In spite of Loxahatchee National Wildlife Refuge being rather quiet we enjoyed a walk through the Cypress Boardwalk where a red morph Eastern Screech Owl peered down on us from a woodpecker cavity. Speaking of woodpeckers, our other sighting was of a Pileated Woodpecker banging away at bark! A Brown Anole exposed its red-orange dewlap in the hopes of attracting a female oblivious to our presence inches away, and there were several Ruddy Daggerwings flittering about. Our first dragonfly of the day was the large Blue-faced Darner that was perfectly camouflaged hanging upside down in the shadows of narrow branches.
Walking the Marsh Trail birds were few and far between giving us a chance to enjoy Northern Curly-tailed Lizard, both juvenile (black and yellow) and adult (orange) Lubber Grasshoppers, Gulf Fritillaries and common dragons such as Four-spotted and Halloween Pennant, Eastern Pondhawk and Blue Dashers.
By late afternoon we were south of Miami watching a multitude of White Ibis bathing at Cutler Wetlands where Black-necked Stilts were seen pairing up.
Day 4 / April 23 – The Keys
Overnight rain gave way to overcast skies at day break that gradually cleared the further west we went along the Keys. Our first stop at Dagny Johnson on Key Largo was in the hopes to getting a Mangrove Cuckoo. No cuckoo but we did have White-eyed Vireos and our first Cape May Warblers.
Two vagrants, Western Spindalis and Bahama Mockingbird, had been at Windley Key Fossil State Park for the passed couple of days, and we managed to see both within an hour of our arrival. While both showed well, the spindalis (black-backed race) was seen several times in multiple spots including chasing Cape May’s from a favourite fruiting tree. Other warblers seen included Prairie, Palm, Parula and Blackpoll. We also had our best views of a Black-whiskered Vireo and the first of many Gray Kingbird.
A little further down the Keys at Long Key State Park, we went in search of LaSagra’s Flycatcher that was reported as being briefly seen on each of the last two days. It continued to prove elusive, though we did get a Black-whiskered Vireo, heard an Eastern Wood Pewee, and unfortunately a late Swainson’s Warbler did not cooperate for everyone in the group.
On Grassy Key, one of the shallow impoundments held four Red-breasted Merganser, a Greater Yellowlegs and we watched two white morph Reddish Egret actively dance about as they stalked fish. At the Marathon Government Building a pair of Roseate Terns was roosting on the dock with multiple pairs of Least Terns. As we entered Big Pine Key Pauline quickly spotted a diminutive Key Deer browsing along the road. On Sugarloaf Key we found several cowbirds, one of which was a male Shiny displaying next to a male Brown-headed.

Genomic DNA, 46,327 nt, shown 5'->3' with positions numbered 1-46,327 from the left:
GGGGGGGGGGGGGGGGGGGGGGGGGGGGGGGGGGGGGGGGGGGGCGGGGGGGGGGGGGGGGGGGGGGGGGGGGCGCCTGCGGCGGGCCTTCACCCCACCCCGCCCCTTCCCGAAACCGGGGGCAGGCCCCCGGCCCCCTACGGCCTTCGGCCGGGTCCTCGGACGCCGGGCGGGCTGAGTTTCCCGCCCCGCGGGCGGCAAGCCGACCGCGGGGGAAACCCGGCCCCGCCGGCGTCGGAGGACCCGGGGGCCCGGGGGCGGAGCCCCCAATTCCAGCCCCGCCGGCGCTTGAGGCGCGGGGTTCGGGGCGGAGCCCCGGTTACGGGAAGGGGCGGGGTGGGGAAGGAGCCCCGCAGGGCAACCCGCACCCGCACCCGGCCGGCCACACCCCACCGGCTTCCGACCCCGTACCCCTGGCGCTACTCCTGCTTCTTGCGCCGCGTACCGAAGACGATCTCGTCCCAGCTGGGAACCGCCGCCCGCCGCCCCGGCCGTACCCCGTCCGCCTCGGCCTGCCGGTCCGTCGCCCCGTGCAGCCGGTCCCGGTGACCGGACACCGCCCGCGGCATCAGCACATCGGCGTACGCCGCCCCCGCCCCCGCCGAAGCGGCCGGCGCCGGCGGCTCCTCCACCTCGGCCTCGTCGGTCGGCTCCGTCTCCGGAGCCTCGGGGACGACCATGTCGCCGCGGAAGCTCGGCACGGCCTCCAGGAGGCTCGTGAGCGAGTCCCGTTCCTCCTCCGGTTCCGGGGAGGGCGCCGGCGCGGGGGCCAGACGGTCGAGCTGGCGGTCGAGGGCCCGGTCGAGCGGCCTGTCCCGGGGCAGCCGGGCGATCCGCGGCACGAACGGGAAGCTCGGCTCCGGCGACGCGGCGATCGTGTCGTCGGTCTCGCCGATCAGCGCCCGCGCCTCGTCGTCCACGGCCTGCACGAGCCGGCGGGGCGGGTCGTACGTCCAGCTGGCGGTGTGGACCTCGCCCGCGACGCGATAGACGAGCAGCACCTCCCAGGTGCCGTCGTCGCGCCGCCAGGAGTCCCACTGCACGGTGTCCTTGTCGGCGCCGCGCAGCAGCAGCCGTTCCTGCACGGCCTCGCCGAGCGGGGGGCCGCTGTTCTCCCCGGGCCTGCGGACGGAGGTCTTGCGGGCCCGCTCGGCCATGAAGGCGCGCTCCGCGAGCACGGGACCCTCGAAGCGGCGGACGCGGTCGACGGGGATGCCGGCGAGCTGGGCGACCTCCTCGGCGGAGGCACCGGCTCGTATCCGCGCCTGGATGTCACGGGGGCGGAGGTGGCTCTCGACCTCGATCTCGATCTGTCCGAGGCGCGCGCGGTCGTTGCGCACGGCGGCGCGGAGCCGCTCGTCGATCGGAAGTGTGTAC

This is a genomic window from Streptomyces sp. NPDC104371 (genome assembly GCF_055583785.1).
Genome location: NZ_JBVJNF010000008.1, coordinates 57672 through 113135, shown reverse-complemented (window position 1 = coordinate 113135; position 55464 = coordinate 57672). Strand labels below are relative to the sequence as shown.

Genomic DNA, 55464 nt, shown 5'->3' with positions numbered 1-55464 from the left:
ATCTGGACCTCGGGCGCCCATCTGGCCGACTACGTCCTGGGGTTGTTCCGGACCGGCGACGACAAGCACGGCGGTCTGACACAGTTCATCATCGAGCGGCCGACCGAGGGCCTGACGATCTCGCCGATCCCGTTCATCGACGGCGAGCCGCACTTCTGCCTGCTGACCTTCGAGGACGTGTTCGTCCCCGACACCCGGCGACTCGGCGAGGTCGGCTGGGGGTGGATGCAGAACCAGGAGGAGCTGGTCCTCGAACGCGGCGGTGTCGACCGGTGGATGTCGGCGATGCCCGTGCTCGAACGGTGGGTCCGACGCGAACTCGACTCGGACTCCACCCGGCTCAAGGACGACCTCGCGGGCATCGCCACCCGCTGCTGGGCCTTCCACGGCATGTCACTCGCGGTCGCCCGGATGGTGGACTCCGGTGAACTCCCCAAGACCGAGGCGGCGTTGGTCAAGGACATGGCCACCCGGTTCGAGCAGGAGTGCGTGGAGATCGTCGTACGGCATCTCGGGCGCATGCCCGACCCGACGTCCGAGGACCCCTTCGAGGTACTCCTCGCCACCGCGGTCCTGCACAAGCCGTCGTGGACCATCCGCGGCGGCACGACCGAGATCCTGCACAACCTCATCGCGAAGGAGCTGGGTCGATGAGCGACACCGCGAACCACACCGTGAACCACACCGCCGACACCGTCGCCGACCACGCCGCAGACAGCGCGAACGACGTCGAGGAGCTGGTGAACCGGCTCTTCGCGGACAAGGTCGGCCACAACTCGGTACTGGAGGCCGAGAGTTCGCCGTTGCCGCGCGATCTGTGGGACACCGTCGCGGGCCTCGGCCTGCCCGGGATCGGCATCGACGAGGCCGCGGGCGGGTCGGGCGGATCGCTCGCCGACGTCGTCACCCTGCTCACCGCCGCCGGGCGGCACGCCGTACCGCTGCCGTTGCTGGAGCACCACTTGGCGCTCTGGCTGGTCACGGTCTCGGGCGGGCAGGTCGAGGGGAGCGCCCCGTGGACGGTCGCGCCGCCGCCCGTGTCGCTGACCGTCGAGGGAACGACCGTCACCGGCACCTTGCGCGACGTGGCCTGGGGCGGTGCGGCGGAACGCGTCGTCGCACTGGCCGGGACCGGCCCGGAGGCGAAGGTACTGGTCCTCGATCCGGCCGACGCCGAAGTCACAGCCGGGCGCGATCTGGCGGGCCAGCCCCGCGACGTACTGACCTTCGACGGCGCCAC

Over the course of the remained of the afternoon we made three spots in Key West, the Botanical Gardens, Indigenous Park and Zachary Taylor State Park. Most of the locations had the same warbler species, Cape May, Palm, Prairie, Common Yellowthroat, Blackpoll, American Redstart, Northern Waterthrush, Ovenbird and Black-throated Blue, while the gardens also held a couple of Worm-eating. Additional species included a nice comparison of Great White Heron and Great Egret at Indigenous Park, while Zachary Taylor had a couple of Swainson’s Thrush.
We enjoyed a lovely dinner at the Hogfish Tavern, where the hogfish tacos are highly recommended, before joining the the remainder of the group at the marine to board the Playmate for the beginning of the Dry Tortugas portion of our tour. Steve and Rafael were on hand to give us our orientation, we all got to meet Sara our excellent cook.
Day 5 / April 24 – Key West to Dry Tortugas
At 5.30am Captain Joe set sail and finally after several weeks of blowing easterlies and rough seas we experienced a smoother ride to the Dry Tortugas on calmer 1-3 foot seas with a north westerly wind.
Following breakfast we were outside on the upper deck enjoying the warm weather and encountering our first seabirds, North Gannets. This gave us a chance to compare them in the book with Brown and Masked Booby which we would come across later. We did not encounter any sargassum weed until well into the trip and that was when we came across the first of several Audubon Shearwater and a pair of Bridled Terns. The latter showed well as they passed in front of the bow, while it wasn’t until our sixth shearwater that everyone got a satisfying look. A phalarope flew passed low over the water, undoubtedly a Red-necked. Flying Fish and several cooperative Atlantic Bottle-nosed Dolphin kept us entertained as they swam along side.